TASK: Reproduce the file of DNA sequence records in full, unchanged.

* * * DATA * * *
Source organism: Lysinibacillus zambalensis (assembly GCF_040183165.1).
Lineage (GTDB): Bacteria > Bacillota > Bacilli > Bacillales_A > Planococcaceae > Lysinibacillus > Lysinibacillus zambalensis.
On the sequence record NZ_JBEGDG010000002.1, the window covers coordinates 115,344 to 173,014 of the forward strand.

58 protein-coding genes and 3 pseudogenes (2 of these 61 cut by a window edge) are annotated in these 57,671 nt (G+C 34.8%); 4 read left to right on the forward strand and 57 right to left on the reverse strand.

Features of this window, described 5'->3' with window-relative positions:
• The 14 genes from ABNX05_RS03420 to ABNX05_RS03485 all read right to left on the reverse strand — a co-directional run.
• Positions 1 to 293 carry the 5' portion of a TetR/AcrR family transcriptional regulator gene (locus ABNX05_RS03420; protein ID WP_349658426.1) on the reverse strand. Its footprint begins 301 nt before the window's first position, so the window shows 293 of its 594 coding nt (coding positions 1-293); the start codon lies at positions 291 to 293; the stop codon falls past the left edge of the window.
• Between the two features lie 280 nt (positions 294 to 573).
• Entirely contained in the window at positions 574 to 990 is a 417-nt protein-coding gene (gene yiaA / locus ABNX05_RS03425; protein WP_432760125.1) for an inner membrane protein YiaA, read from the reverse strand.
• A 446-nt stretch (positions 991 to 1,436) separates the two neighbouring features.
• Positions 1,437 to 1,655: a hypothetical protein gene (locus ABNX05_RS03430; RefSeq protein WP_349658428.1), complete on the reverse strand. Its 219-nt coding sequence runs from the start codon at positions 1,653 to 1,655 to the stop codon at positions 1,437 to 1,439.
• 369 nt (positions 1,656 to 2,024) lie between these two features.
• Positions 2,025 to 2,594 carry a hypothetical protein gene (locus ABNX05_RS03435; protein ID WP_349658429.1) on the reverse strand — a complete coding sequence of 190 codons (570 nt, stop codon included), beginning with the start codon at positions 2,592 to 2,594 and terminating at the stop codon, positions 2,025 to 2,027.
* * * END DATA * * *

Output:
Source organism: Lysinibacillus zambalensis (assembly GCF_040183165.1).
Lineage (GTDB): Bacteria > Bacillota > Bacilli > Bacillales_A > Planococcaceae > Lysinibacillus > Lysinibacillus zambalensis.
On the sequence record NZ_JBEGDG010000002.1, the window covers coordinates 115,344 to 173,014 of the forward strand.

58 protein-coding genes and 3 pseudogenes (2 of these 61 cut by a window edge) are annotated in these 57,671 nt (G+C 34.8%); 4 read left to right on the forward strand and 57 right to left on the reverse strand.

Features of this window, described 5'->3' with window-relative positions:
• The 14 genes from ABNX05_RS03420 to ABNX05_RS03485 all read right to left on the reverse strand — a co-directional run.
• Positions 1 to 293 carry the 5' portion of a TetR/AcrR family transcriptional regulator gene (locus ABNX05_RS03420; protein ID WP_349658426.1) on the reverse strand. Its footprint begins 301 nt before the window's first position, so the window shows 293 of its 594 coding nt (coding positions 1-293); the start codon lies at positions 291 to 293; the stop codon falls past the left edge of the window.
• Between the two features lie 280 nt (positions 294 to 573).
• Entirely contained in the window at positions 574 to 990 is a 417-nt protein-coding gene (gene yiaA / locus ABNX05_RS03425; protein WP_432760125.1) for an inner membrane protein YiaA, read from the reverse strand.
• A 446-nt stretch (positions 991 to 1,436) separates the two neighbouring features.
• Positions 1,437 to 1,655: a hypothetical protein gene (locus ABNX05_RS03430; RefSeq protein WP_349658428.1), complete on the reverse strand. Its 219-nt coding sequence runs from the start codon at positions 1,653 to 1,655 to the stop codon at positions 1,437 to 1,439.
• 369 nt (positions 1,656 to 2,024) lie between these two features.
• Positions 2,025 to 2,594 carry a hypothetical protein gene (locus ABNX05_RS03435; protein ID WP_349658429.1) on the reverse strand — a complete coding sequence of 190 codons (570 nt, stop codon included), beginning with the start codon at positions 2,592 to 2,594 and terminating at the stop codon, positions 2,025 to 2,027.